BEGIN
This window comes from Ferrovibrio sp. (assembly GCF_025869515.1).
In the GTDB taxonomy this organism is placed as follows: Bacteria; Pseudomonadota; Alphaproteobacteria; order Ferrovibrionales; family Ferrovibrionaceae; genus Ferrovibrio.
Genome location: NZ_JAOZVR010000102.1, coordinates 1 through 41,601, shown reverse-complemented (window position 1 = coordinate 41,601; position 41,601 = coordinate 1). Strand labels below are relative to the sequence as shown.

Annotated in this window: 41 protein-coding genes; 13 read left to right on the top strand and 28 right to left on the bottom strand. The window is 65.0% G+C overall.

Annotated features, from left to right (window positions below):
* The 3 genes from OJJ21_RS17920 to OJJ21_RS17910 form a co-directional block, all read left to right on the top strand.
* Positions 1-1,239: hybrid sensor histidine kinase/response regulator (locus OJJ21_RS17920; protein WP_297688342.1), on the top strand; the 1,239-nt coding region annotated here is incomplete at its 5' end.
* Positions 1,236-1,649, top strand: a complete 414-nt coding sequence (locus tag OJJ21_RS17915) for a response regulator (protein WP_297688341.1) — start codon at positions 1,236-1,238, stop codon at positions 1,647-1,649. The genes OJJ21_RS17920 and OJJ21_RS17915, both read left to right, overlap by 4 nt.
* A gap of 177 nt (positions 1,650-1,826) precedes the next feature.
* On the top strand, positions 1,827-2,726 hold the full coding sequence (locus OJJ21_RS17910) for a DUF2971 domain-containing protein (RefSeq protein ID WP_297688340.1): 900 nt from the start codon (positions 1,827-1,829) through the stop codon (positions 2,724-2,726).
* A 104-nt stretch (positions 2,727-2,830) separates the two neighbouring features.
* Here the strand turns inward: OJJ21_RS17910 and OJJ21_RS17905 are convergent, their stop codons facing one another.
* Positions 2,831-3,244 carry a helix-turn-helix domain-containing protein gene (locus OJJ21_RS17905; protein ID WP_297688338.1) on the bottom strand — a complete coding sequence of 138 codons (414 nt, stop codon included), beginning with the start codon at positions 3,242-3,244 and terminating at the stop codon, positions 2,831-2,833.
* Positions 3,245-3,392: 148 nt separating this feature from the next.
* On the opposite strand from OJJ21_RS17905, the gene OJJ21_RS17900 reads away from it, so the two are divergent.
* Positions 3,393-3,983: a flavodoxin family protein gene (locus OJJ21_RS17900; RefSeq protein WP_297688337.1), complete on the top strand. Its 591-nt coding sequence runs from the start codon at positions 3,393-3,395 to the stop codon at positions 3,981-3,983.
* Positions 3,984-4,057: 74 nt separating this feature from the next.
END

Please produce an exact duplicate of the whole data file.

This window comes from Ferrovibrio sp. (assembly GCF_025869515.1).
In the GTDB taxonomy this organism is placed as follows: Bacteria; Pseudomonadota; Alphaproteobacteria; order Ferrovibrionales; family Ferrovibrionaceae; genus Ferrovibrio.
Genome location: NZ_JAOZVR010000102.1, coordinates 1 through 41,601, shown reverse-complemented (window position 1 = coordinate 41,601; position 41,601 = coordinate 1). Strand labels below are relative to the sequence as shown.

Annotated in this window: 41 protein-coding genes; 13 read left to right on the top strand and 28 right to left on the bottom strand. The window is 65.0% G+C overall.

Annotated features, from left to right (window positions below):
* The 3 genes from OJJ21_RS17920 to OJJ21_RS17910 form a co-directional block, all read left to right on the top strand.
* Positions 1-1,239: hybrid sensor histidine kinase/response regulator (locus OJJ21_RS17920; protein WP_297688342.1), on the top strand; the 1,239-nt coding region annotated here is incomplete at its 5' end.
* Positions 1,236-1,649, top strand: a complete 414-nt coding sequence (locus tag OJJ21_RS17915) for a response regulator (protein WP_297688341.1) — start codon at positions 1,236-1,238, stop codon at positions 1,647-1,649. The genes OJJ21_RS17920 and OJJ21_RS17915, both read left to right, overlap by 4 nt.
* A gap of 177 nt (positions 1,650-1,826) precedes the next feature.
* On the top strand, positions 1,827-2,726 hold the full coding sequence (locus OJJ21_RS17910) for a DUF2971 domain-containing protein (RefSeq protein ID WP_297688340.1): 900 nt from the start codon (positions 1,827-1,829) through the stop codon (positions 2,724-2,726).
* A 104-nt stretch (positions 2,727-2,830) separates the two neighbouring features.
* Here the strand turns inward: OJJ21_RS17910 and OJJ21_RS17905 are convergent, their stop codons facing one another.
* Positions 2,831-3,244 carry a helix-turn-helix domain-containing protein gene (locus OJJ21_RS17905; protein ID WP_297688338.1) on the bottom strand — a complete coding sequence of 138 codons (414 nt, stop codon included), beginning with the start codon at positions 3,242-3,244 and terminating at the stop codon, positions 2,831-2,833.
* Positions 3,245-3,392: 148 nt separating this feature from the next.
* On the opposite strand from OJJ21_RS17905, the gene OJJ21_RS17900 reads away from it, so the two are divergent.
* Positions 3,393-3,983: a flavodoxin family protein gene (locus OJJ21_RS17900; RefSeq protein WP_297688337.1), complete on the top strand. Its 591-nt coding sequence runs from the start codon at positions 3,393-3,395 to the stop codon at positions 3,981-3,983.
* Positions 3,984-4,057: 74 nt separating this feature from the next.